... the text needs some refocussing on the pivotal story as well as expansion across the board to strengthen and give integrity to the epic nature of the work.Whilst the identity of the people of the flames and how the very corruptible men of the empire deal with them is undoubtedly fascinating - if hardly surprising given contemporary society's ongoing engagement with what political-speak is now calling the 'narrative of terrorism' - it is, ultimately, the story of the boy Nero (Finn Gilfedder-Cooney) which is the linchpin; it begins and ends the play. After all, it's the human element in plays - the ebb and flow of human relationships - that grabs and hangs on, and this one is a beaut. Unfortunately, it is this thread which is the least compelling. We are introduced to Nero being tutored by Seneca to step down on accession from his imperial birthright. He appears as a cool, intelligent young man undoubtedly chafing under the fussing of Seneca and the thumb of his dominating mother Agrippina (Niki-J Price). However, Nero is more than capable of giving as good as he gets - we see him in debate with both - so it comes as a huge surprise (and it has to be a flaw in the writing) when we are told by Agrippina that her son is mad. Up to this point - and quite late in the play - there has been no apparent instability in the boy and no sense of his unravelling as the city and civil society fall apart around him. This lack of revelation through action weakens the characterisation and the outcomes of Nero's transformation. It's a terrific role for a young actor, by the way. As Nero, Mr Gilfedder-Cooney's accomplished debut performance bodes well for him. His scenes with his father Eugene and with Ms Price show a confidence which belies his stage experience. Things go really pear-shaped when Nero finds Seneca's eye-gougingly terrifying dramatic writings - inspired by the hours his tutor has spent interrogating the mute, chained terrorist in the dungeons (Dan Crestani). He finds in them the 'script' for his real-life performance and an outlet for his latent madness. Nero takes on the role of tyrant, swaps his suit for some far more outrageous gear, and the potential statesman and stoic becomes instead the psychotic Nero of nightmares. His mother and the senators are picked off one by one and Seneca himself is left confused and stumbling in the smoke and fires that have ravaged Rome. Seneca the philosopher is searching for some meaning in the violence and horror which seems to be beyond reason - from 'another world. Of course, there is no meaning and no reason. It's an awful nihilistic - and the only possible - ending to this bleak tale. As it stands, this is is a wonderful, gutsy piece of theatre and, in particular, it's a play you have to listen to. Empire Burning is written in blank verse and in heightened language. It is clever and witty and sophisticated and, I imagine, quite marvellous to play. However, I was baffled at the apparent decision by the director to flatten out all the spring and rhythm of the blank verse in favour of a more choppy, naturalistic prose style in performance. Why bother writing verse if its cadence is lost in speaking? At the performance I saw, some of the company were less comfortable than others in handling the text, and there were occasional fluffs and hints of nervousness here and there. However, this production is in the safe hands of very experienced actors, and will undoubtedly end stronger than it started. Empire Burning's production values work well in such an actor-centric play. The simple set comprising columns interspersed with screens looks elegant and completely appropriate for its setting amongst the Roman upper classes. Geoff Squires' lighting and Freddy Komp's visual design and projections provide the mood and a colourful and vibrant dynamic to what is an otherwise monochromatic palette of set and contemporary costumes. Less might have been more in the sound design by John Rodgers and Ken Eadie which, at times, distracted rather than enhanced mood and action - the sound-track of voices and the dialogue is often quite rich enough. Given the 'player' nature of the young emperor, I would have loved to hear Mr Gilfedder-Cooney open up on the electric guitar slung, temptingly at his side; he only plucks at in a very desultory way towards the end of the play.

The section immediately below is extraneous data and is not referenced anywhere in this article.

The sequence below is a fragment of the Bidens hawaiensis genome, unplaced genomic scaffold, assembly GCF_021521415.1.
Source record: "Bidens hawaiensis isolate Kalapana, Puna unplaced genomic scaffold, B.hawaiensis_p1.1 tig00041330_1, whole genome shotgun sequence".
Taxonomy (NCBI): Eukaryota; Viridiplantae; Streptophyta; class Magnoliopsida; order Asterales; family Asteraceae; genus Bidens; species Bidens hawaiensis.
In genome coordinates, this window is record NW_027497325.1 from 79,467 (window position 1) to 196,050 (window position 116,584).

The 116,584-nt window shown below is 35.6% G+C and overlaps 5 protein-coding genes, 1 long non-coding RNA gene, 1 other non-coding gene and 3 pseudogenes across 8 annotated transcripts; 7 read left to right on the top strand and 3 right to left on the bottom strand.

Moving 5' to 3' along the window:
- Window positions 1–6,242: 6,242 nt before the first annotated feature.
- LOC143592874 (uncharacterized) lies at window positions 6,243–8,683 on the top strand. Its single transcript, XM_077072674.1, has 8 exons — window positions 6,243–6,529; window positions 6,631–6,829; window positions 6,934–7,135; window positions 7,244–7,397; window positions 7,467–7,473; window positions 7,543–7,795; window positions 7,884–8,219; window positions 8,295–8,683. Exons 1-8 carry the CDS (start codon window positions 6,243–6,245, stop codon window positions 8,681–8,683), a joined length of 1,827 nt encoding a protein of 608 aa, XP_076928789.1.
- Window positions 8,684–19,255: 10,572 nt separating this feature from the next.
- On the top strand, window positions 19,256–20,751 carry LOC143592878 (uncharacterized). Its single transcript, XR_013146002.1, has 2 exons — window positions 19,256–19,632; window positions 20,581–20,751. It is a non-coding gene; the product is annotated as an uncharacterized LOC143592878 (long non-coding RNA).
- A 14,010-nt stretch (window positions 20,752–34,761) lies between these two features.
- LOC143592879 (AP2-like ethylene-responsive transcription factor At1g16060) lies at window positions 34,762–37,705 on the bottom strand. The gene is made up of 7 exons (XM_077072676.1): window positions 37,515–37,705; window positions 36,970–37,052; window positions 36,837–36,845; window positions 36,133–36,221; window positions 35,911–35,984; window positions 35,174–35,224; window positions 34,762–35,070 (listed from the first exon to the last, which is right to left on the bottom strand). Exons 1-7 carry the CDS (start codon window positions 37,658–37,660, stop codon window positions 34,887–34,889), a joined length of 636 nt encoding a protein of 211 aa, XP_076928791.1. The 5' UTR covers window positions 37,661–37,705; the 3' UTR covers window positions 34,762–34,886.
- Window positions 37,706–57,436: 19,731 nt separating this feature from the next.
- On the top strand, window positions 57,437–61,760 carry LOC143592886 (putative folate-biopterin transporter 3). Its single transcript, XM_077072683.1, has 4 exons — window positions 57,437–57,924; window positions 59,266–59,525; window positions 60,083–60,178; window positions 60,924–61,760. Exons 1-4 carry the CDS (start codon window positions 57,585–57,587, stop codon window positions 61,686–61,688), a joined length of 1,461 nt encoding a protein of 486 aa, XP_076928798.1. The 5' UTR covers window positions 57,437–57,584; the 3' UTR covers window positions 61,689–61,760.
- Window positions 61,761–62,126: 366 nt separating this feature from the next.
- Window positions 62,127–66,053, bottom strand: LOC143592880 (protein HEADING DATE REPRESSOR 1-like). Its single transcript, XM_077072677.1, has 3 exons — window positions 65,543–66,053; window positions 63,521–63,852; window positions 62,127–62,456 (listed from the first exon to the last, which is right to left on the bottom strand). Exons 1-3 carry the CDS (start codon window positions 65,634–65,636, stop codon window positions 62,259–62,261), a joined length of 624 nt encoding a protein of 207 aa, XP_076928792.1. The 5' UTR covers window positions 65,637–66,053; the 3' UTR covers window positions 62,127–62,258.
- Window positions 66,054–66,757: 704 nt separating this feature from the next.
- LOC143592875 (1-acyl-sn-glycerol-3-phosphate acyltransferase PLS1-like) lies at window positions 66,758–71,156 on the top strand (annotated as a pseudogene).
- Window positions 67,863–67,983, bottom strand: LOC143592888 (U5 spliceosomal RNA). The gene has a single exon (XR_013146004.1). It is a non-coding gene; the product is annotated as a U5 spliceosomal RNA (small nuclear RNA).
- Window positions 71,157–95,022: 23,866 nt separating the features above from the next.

Empire Burning is challenging and rewarding for artists and audiences, demanding attention to the close-woven texture of its ideas and poetry.I hope Empire Burning will progress to subsquent productions; this big, rich play deserves it. I certainly hope Eugene Gilfedder will continue writing. The genius of the work that is emerging from !Metro Arts through its commitment to their Independents program is that plays like Empire Burning are able to get on their feet before an audience, be tested in the crucible of production and go on to further development. Remember The Kursk and boy girl wall? Bravo. Footnote: In considering this production I did wonder whether it is ever a good idea for playwrights to direct their own work. It must be a challenge to separate out the writer's from the director's viewpoints - getting the necessary objectivity to wrangle the material from page to stage can be no mean feat.
EMPIRE BURNINGWritten and Directed by Eugene Gilfedder SEASON: Friday 13 to Saturday 28 May WHEN: Tuesdays to Saturdays at 7.30pm BACKCHAT: Wednesday 18 May, Artist Q&A after performance WHERE: Metro Arts, Sue Benner Theatre TICKETS: Adults $20 Concessions $16 PERFORMERS: Damien Cassidy, Dan Crestani, Michael Futcher, Eugene Gilfedder, Finn Gilfedder-Cooney, Sasha Janowicz, Niki-J Price and Steven Tandy SOUND DESIGN BY John Rodgers and Ken Eadie LIGHTING DESIGN BY Geoff Squires VISUALS/PROJECTION DESIGN BY Freddy Komp Groups 10+ $12 Cheap Tuesdays $12 door sales only Preview $12 (Tuesday 10 May) Further information: http://www.metroarts.com.au
- The Great Fire of Rome: The Fall of the Emperor Nero, and His City by Stephen Dando-Collins (collectedmiscellany.com)